Digital assets held for investment
If digital assets are bought (e.g. through an ICO or exchange platform) for long-term investment purposes, any profits from disposal would be capital in nature and not be chargeable to profits tax. In determining whether the digital assets are capital assets or trading stock, the usual approach would be adopted – i.e. after considering the facts and circumstances, applying well-established tax principles like the “badges of trade.”
The DIPN sets out the common business activities involving cryptocurrency to include the trading of cryptocurrency, exchange of cryptocurrency, and mining (the validation of transactions on the blockchain in exchange for newly-issued cryptocurrency). The extent to which these activities amount to the carrying on of a trade or business is a matter of fact and degree to be determined upon a consideration of all the circumstances. Factors such as the degree and frequency of the activity, the level of system or organization (i.e. whether the activity is undertaken in a business-like manner) and whether the activity is done for the purpose of making a profit are relevant considerations.
Hong Kong-sourced profits from a cryptocurrency business carried on in Hong Kong are chargeable to profits tax. The broad guiding principle (i.e. what were the person’s operations that produced the relevant profits and where those operations took place) will be applied to determine the source of the profits. Similar comments were made in the 2018 annual meeting between the IRD and the Hong Kong Institute of CPAs, but unfortunately no further guidance is provided beyond these general comments in the DIPN.
New cryptocurrencies received through certain events such as airdrops (free distribution of cryptocurrency for publicity purposes) and blockchain forks (divergence based on changing protocols) in the course of a cryptocurrency business are to be regarded as business receipts of the business and assessed accordingly.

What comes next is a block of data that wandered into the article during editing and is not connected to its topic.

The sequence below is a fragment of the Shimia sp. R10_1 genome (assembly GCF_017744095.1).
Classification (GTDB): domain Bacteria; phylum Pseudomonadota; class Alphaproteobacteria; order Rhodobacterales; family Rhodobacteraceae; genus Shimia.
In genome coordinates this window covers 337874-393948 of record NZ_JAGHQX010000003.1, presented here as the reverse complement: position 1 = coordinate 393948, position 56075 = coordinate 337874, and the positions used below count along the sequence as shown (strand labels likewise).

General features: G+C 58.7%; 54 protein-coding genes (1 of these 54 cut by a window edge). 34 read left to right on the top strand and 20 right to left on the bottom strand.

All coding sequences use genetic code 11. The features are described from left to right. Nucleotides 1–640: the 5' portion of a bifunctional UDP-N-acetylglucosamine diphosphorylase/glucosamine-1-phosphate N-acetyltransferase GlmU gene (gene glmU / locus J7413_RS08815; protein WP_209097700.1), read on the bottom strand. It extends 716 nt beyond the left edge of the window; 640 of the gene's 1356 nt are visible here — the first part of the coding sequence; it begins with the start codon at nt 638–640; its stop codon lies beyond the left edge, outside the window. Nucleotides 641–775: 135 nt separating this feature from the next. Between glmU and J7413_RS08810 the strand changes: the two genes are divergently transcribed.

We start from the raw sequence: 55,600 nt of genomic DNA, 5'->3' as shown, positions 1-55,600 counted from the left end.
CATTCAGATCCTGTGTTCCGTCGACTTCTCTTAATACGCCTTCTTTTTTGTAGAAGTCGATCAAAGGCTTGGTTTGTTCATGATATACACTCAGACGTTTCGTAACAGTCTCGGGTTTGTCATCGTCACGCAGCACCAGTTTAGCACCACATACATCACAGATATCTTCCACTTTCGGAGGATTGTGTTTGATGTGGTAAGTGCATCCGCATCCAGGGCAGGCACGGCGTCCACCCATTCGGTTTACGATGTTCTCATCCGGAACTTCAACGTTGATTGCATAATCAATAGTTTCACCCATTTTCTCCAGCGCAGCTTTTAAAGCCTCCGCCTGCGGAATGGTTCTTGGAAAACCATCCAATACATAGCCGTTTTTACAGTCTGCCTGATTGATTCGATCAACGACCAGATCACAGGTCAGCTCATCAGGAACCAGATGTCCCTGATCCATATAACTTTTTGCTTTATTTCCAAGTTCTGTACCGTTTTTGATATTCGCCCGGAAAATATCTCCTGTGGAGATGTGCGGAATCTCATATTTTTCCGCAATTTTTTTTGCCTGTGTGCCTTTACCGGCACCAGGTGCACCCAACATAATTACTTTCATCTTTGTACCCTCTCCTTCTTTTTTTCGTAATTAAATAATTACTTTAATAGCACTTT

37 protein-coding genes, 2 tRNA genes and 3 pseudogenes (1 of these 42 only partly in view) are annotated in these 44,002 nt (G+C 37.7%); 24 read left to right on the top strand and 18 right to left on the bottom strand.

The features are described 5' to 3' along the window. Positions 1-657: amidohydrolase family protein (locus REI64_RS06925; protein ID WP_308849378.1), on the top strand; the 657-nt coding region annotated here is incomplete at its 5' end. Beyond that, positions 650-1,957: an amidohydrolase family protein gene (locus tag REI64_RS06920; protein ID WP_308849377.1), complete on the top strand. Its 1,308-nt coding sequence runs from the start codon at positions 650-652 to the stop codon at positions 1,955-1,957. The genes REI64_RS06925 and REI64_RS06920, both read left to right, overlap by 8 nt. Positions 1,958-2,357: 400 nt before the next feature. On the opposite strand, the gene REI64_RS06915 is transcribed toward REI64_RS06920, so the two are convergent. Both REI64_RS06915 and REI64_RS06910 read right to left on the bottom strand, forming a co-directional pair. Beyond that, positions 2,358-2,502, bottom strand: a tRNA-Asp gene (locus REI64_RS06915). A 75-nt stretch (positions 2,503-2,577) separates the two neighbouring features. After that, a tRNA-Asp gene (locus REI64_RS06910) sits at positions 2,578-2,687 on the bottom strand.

Cryptocurrency used for business transactions
Transactions involving cryptocurrencies should be accrued based on the prevailing market value as of the date of transaction.
Cryptocurrency received as employment income
The same salaries tax treatment would apply to remuneration in cryptocurrency received by employees, and the amount to be reported should be the market value of the cryptocurrency at the time of accrual. Readers are reminded that both employers and employees have reporting obligations.
Areas requiring further guidance
While the DIPN has covered many common issues encountered by cryptocurrency industry players and the IRD’s views are largely in line with our views, there are some issues where uncertainty remains. Furthermore, there are a number of areas of Hong Kong tax law where special concessions, or specific tax treatments, are available to certain kinds of businesses, but only when those businesses are entering into transactions in securities. In many cases, these concessions have been provided to ensure that Hong Kong’s financial services sector remains competitive from a tax perspective. However, even though many digital assets are marketable and can be traded on exchanges, they often do not meet the definition of a security. If the same concessions are not available to businesses performing fundamentally similar activities, but trading in digital assets, then Hong Kong risks seeing these businesses move to other jurisdictions.
We highlight a number of areas where we feel that further guidance, or if necessary legislative change, is needed to ensure that businesses trading digital assets are taxed in ways that are consistent with currently established practice relating to the trading of more traditional financial assets.
Treatment of unrealized gains/losses
The DIPN has not touched on the treatment of fair value gains and losses that may arise from the year-end revaluation of the digital assets used for the purposes of carrying on a cryptocurrency business.